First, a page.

The company has a team of 14 agronomists who scour the world for farms that produce the best beans. Illy says he is looking for “coffee heavens” that have the most favourable agricultural conditions to grow the best coffee but also “the human factor of people willing to invest in quality”. The company uses Arabica beans from 40 different coffee-producing regions in 17 countries. Illy personally visits at least two farms a year.

In order to ensure Illy gets the best beans the company pays a 30% premium above the market price. In return, the farmer has to meet Illy’s agricultural, environmental and social standards. It’s a similar principle to Fairtrade, but Illy is at war with the Fairtrade Foundation, which he says forces up the price of standard coffee which isn’t good enough to warrant a premium price.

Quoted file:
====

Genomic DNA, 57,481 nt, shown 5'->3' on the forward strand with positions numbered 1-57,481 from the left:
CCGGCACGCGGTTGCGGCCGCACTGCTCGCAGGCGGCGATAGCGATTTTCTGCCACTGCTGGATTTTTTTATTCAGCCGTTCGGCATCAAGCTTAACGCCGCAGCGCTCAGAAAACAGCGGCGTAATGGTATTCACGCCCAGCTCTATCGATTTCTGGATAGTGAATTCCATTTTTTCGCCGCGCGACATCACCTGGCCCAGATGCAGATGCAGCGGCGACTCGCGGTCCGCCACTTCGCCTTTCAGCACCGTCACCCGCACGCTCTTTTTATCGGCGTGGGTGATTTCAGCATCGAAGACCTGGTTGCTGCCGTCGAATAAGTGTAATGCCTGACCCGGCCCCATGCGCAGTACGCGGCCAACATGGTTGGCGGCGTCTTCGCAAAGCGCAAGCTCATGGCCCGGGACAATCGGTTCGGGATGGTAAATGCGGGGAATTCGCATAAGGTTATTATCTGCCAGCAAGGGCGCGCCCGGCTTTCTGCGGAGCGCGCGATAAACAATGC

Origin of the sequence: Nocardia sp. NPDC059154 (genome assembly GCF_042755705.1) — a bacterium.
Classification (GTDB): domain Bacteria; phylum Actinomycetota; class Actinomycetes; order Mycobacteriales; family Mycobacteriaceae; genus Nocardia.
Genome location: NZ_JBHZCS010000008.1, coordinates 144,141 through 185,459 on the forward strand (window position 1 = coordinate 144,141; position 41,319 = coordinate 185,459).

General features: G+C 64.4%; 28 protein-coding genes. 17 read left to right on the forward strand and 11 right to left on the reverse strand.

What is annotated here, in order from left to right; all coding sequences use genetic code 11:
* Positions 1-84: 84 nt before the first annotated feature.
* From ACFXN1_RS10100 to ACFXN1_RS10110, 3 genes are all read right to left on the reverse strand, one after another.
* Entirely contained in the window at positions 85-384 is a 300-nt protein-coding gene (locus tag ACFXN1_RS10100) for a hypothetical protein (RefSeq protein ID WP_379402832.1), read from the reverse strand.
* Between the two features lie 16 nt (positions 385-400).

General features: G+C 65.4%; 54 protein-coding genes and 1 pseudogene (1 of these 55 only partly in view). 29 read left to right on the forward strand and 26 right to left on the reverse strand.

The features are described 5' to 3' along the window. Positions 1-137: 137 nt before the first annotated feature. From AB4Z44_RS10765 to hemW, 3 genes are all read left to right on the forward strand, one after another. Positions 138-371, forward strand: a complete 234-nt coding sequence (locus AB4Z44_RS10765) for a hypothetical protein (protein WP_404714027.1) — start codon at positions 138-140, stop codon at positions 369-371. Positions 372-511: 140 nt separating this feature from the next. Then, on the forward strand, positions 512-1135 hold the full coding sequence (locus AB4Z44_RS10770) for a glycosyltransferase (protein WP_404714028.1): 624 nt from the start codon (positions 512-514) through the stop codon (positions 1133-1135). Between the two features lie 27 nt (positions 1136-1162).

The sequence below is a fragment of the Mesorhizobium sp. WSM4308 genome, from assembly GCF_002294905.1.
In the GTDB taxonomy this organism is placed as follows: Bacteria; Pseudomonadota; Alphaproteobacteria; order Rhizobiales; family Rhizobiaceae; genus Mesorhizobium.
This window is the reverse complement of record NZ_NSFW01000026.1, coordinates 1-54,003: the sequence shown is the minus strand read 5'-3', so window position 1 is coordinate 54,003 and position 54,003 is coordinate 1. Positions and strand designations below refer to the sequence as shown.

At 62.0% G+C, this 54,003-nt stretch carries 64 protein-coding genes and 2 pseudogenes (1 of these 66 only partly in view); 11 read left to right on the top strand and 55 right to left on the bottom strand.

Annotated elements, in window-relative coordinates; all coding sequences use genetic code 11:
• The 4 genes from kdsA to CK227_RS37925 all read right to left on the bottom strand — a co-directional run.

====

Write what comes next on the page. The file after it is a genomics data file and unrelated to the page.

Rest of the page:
“Our doctrine is that we will pay more for better quality [because] we will be able to charge the customer more,” he says. “[Fairtrade] is about paying a higher price for the same goods. That is against the laws of supply and demand.”

Illy, who has worked in the family firm his whole life, says consumers pay more for Fairtrade because they “want to feel good”. “It’s about solidarity not quality. Why not give to the Red Cross?”
He says Fairtrade, which requires farmers to pay thousands of pounds to become certified, is a “fad” that will die out and will not solve any of the problems faced by growers. He says farmers complain there is too much Fairtrade coffee on the market, which makes it hard for them to find buyers.